Michael Gold (1893-1967)
Contributing Editor: Barry Gross
Classroom Issues and Strategies
Because Gold's intentions are didactic, he says what he has to say very directly and his language is very plain. Since he does not deal with any complex or difficult concepts or ideas, his work is immediately accessible to students.
It's useful to provide some statistics for background. For instance, the population density on the Lower East Side, the mortality rate for infants, incidence of tuberculosis and other infectious diseases, etc. It would also be helpful to show pictures, tapes, movies depicting life on the Lower East Side, although there has been a tendency to sentimentalize that life, to make it something to feel nostalgia for, and, hence, it's gotten prettified.
Major Themes, Historical Perspectives, and Personal Issues
The warpings of poverty. The malign effects of unmediated capitalism. The peculiarly American mix and juxtaposition of races, groups, minorities. The nature of a slum (a slum seems to be a slum regardless of who inhabits it). The threats to the traditional patriarchal structure of family and culture that American ghetto life posed. The role of the mother. The threats to traditional Jewish culture that America posed.
Significant Form, Style, or Artistic Conventions
Note the combination of a journalistic style characterized by short sentences, monosyllabic words, a kind of reportage we think of as Hemingwayesque, and the occasional sketches of sentimentality, exhortation, lament.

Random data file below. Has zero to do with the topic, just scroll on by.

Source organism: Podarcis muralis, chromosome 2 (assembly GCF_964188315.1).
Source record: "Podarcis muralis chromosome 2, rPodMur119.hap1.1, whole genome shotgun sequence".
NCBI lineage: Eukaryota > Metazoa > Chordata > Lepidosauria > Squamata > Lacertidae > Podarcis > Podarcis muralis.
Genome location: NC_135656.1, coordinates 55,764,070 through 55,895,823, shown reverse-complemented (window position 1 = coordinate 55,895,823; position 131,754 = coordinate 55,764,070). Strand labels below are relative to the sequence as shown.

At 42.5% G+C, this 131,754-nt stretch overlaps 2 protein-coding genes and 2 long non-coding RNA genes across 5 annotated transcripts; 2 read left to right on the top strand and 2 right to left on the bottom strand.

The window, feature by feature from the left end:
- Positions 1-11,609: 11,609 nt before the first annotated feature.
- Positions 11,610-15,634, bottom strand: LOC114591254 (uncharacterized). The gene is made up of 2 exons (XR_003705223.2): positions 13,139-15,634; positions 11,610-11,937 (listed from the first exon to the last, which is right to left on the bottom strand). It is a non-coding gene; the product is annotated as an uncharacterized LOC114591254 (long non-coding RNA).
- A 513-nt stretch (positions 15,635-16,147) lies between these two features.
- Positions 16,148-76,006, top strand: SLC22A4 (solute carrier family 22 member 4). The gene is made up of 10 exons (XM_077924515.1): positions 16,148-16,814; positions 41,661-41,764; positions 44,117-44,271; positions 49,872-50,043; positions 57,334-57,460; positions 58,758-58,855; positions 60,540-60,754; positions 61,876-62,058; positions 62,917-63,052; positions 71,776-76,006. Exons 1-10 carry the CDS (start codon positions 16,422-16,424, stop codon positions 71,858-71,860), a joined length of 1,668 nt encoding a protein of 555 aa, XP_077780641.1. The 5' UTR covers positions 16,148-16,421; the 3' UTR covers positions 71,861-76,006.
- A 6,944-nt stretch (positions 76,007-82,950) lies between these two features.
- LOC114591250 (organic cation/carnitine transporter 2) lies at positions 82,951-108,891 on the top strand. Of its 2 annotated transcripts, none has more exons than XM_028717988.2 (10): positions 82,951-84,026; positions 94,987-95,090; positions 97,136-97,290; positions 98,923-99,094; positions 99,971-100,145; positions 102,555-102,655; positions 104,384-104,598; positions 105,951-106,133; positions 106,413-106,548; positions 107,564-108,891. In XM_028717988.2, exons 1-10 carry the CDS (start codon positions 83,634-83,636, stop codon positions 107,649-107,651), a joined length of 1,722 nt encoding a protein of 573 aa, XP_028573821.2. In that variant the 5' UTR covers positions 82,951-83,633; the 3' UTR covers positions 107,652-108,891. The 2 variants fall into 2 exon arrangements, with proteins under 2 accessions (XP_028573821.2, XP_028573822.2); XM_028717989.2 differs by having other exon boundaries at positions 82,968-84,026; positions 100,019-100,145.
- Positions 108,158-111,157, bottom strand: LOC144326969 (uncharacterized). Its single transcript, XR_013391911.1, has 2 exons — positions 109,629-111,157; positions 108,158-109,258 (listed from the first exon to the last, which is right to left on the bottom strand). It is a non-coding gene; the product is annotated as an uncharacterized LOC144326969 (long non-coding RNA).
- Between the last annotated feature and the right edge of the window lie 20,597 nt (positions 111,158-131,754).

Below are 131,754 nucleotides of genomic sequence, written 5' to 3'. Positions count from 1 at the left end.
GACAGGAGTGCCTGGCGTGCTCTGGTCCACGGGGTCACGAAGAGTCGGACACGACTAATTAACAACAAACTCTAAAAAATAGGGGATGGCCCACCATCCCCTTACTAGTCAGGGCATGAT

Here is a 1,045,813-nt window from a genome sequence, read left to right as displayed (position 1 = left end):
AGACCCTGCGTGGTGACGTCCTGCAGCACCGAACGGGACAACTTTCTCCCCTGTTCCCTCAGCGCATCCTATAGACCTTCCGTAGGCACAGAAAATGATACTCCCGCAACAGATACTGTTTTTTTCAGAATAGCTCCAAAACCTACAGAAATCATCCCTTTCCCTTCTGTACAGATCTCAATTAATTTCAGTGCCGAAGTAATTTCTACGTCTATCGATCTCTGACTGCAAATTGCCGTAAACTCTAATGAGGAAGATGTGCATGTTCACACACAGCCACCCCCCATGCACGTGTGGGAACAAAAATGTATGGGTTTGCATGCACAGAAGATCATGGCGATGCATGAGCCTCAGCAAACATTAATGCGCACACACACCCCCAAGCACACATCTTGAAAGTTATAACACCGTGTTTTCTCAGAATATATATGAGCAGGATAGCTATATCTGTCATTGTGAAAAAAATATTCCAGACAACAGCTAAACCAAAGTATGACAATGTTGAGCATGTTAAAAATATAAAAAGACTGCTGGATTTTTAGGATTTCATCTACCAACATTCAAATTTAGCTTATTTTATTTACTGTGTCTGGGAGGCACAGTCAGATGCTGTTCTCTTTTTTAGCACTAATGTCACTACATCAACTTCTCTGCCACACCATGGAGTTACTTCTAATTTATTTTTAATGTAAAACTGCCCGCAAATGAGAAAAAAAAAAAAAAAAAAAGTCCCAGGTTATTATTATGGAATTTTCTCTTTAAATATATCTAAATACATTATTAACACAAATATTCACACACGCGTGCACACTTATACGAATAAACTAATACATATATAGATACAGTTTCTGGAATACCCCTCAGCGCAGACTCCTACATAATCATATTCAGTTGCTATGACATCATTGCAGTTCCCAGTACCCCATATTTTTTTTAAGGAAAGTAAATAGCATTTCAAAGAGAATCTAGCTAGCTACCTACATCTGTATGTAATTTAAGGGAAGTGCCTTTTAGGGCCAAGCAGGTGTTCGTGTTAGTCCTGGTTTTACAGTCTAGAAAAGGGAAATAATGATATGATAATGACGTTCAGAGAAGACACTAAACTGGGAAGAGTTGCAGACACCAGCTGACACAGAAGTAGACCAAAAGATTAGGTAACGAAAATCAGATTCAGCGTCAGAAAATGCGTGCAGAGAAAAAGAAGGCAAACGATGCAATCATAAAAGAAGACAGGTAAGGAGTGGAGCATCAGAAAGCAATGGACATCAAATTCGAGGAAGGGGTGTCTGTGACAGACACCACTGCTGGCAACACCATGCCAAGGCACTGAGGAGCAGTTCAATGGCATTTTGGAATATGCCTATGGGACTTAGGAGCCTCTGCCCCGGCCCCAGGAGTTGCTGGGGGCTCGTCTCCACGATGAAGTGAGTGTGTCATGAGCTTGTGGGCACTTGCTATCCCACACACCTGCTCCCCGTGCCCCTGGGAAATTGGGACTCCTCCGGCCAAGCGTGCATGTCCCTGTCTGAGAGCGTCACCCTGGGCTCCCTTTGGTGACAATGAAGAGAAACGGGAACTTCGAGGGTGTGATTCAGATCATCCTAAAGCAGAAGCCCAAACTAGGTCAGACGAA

To the extent that Jews Without Money is written by a member of the Communist party who called for the overthrow of capitalism, it is very important to locate it in 1930. To the extent that it is a sentimental and intellectual and artistic autobiography, it is not so important to locate it. To the extent that it's a book about being Jewish, some historical placement is necessary. (There will be students, even Jewish students, who will think that "Jews without money" is an oxymoron.)
Comparisons, Contrasts, Connections
The Bread Givers by Anzia Yezierska, Call It Sleep by Henry Roth, Yekl by Abraham Cahan, The World of Our Fathers by Irving Howe, The Rise of David Levinsky by Abraham Cahan, and What Makes Sammy Run? by Budd Schulberg are the most famous of many works that deal with Jewish immigrant life on the Lower East Side. It would also be useful/interesting to compare and contrast with works by and about other immigrant groups, other minorities, other slum dwellers.
There is much available on the Lower East Side (World of Our Fathers, The Golden Door, et al.); the Anti-Defamation League of B'nai B'rith (chapters in all large cities) will usually provide bibliographies, secondary materials, source materials, study guides for educational purposes.